RAF Leeming

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RAF Leeming
Air Force Ensign of the United Kingdom.svg
Near Leeming, North Yorkshire in England
Hawk - RIAT 2007 (2374490391).jpg
100 Squadron Hawk
Station Crest
EGXE is located in North Yorkshire
Shown within North Yorkshire
Coordinates 54°17′33″N 001°32′08″W / 54.29250°N 1.53556°W / 54.29250; -1.53556Coordinates: 54°17′33″N 001°32′08″W / 54.29250°N 1.53556°W / 54.29250; -1.53556
Type Royal Air Force station
Site information
Owner Ministry of Defence
Operator Royal Air Force
Website www.raf.mod.uk/rafleeming/
Site history
Built 1939 (1939)
In use 1940-Present
Garrison information
Group Captain David Arthurton RAF
Airfield information
Identifiers ICAO: EGXE, WMO: 03257
Elevation 40 metres (131 ft) AMSL
Direction Length and surface
16/34 2,289 metres (7,510 ft) Asphalt

Royal Air Force Leeming or RAF Leeming is a Royal Air Force station located near Leeming, North Yorkshire, England.

HRH The Duchess of Cornwall is the Honorary Air Commodore of RAF Leeming.



This Stirling, N3641/MG-D, seen being prepared for a flight, was the second Stirling to be delivered to No. 7 Squadron at Leeming and took part in their first raid over Rotterdam on the night of 10–11 February 1941.

The station opened in 1940 as a bomber station during the Second World War. In 1943 the station was assigned to No. 6 Group Royal Canadian Air Force (RCAF) with a sub-station at RAF Skipton-on-Swale. The main aircraft operated were Whitley, Stirling, Halifax and Lancaster bombers.

A detachment of No. 219 Squadron RAF used the airfield between 4 October 1939 and 12 October 1940 when the main section of the squadron was at RAF Catterick flying the Bristol Blenheim IF.[1]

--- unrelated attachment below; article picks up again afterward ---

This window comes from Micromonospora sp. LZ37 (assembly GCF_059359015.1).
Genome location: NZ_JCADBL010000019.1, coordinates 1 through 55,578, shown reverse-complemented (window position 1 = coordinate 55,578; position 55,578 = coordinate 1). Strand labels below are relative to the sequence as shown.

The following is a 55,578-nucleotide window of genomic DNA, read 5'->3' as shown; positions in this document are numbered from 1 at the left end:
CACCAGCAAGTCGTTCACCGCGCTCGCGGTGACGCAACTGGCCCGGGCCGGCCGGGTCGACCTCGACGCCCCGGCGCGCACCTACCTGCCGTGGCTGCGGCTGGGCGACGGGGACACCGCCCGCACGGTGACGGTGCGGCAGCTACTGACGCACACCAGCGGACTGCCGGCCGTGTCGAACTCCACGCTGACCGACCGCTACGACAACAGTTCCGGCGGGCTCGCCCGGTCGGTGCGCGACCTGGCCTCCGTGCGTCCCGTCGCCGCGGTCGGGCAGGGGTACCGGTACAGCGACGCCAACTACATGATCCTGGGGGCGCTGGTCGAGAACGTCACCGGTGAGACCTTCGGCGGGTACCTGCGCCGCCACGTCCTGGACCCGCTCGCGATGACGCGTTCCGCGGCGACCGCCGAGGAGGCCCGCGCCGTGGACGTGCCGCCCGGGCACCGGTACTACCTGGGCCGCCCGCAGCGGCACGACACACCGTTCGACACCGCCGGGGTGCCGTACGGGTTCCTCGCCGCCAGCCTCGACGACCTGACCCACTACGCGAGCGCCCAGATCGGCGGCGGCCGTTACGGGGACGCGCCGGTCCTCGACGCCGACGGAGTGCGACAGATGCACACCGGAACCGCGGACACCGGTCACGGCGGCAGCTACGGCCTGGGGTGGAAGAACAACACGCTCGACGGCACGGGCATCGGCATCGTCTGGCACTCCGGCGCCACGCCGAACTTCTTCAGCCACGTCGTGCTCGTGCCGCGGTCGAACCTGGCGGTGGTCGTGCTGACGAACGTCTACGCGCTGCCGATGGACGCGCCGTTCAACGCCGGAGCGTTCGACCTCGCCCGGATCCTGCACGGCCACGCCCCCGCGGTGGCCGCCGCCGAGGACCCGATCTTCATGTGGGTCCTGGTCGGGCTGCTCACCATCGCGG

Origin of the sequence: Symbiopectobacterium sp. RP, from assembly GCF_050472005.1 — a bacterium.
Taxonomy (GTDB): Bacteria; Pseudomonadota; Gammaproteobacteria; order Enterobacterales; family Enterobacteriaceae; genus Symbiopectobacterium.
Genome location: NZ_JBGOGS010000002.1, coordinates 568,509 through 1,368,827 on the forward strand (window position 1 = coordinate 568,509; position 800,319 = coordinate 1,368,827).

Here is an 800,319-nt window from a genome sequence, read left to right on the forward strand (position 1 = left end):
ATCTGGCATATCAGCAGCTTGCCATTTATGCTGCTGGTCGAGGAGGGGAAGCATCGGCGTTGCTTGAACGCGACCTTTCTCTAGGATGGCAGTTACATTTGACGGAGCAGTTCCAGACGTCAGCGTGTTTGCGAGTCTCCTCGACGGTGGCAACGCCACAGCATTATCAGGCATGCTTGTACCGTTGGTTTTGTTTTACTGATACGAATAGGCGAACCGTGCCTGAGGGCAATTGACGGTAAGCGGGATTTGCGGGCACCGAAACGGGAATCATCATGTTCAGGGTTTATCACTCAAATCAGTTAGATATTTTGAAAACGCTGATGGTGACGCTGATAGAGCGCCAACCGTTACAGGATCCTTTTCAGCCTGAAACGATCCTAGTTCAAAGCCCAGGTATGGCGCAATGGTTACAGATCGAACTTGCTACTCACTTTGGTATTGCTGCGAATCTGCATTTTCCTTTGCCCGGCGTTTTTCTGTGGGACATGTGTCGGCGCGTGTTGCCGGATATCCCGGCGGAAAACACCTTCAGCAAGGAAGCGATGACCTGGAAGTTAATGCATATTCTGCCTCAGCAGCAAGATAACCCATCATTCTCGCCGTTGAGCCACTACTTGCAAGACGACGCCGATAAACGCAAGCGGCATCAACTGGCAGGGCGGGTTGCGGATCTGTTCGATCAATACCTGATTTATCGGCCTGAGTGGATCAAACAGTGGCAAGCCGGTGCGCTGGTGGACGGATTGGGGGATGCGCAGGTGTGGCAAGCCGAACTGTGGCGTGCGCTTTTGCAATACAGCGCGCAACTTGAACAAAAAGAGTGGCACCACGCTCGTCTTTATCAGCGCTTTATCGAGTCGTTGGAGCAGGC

Following the war, the station became a night fighter base, equipped initially with Mosquito and then with Meteor and Javelin aircraft before becoming a Training Command airfield in 1961. The station was then home to No. 3 Flying Training School, equipped with the Jet Provost aircraft.[9]

There were also several other units using the airfield during the same period, these were:


Leeming functioned as a training base until 1988 when it became a front line base in the air defence role equipped with Tornado F3s. Initially it hosted Nos 11, 23, and 25(XXV) Squadrons, all flying the F3.

23 Squadron was disbanded on 1 March 1994, and was reformed at RAF Waddington in 1996 flying the Sentry E3D. This left two Tornado squadrons, which were half of the air defence fighter squadrons of the RAF. 11 Squadron was disbanded in October 2005, but it re-formed at RAF Coningsby on 29 March 2007 flying the Eurofighter Typhoon F2. The last Tornado squadron at Leeming (No XXV Squadron) disbanded on 4 April 2008.

The only remaining jets are the BAe Hawks of 100 Squadron which provides an air combat training service as well as support to the Joint Forward Air Controller Training and Standards Unit(JFACTSU).[10]

Leeming then began operating as a Forward Operating Base and as a Fast Jet Turnround facility. The remaining air defence bases are RAF Leuchars in Fife, Scotland which exchanged its Tornado F3s for Typhoons, and since June 2007 RAF Coningsby in Lincolnshire which is home to Typhoon F2s. Coningsby took over from Leeming as England's main air defence base in April 2008 when 3 Sqn became fully operational. (RAF Leuchars would go on to disband its Tornado Squadrons in 2009 and was handed over the Army in 2015). Leeming is also home to No 11 Air Experience Flight and Northumbrian Universities Air Squadron, with four Grob Tutor aircraft stationed there.[11]

The future of RAF Leeming following the disbandment of its remaining Tornado squadron was not clear for a period. Under plans by the UK Ministry of Defence, Air Combat Service Support units of 2 Group along with personnel from RAF Boulmer and other stations, who had been highlighted for a possible move to RAF Scampton in Lincolnshire, were instead relocated to Leeming, due to problems with accommodation at Scampton.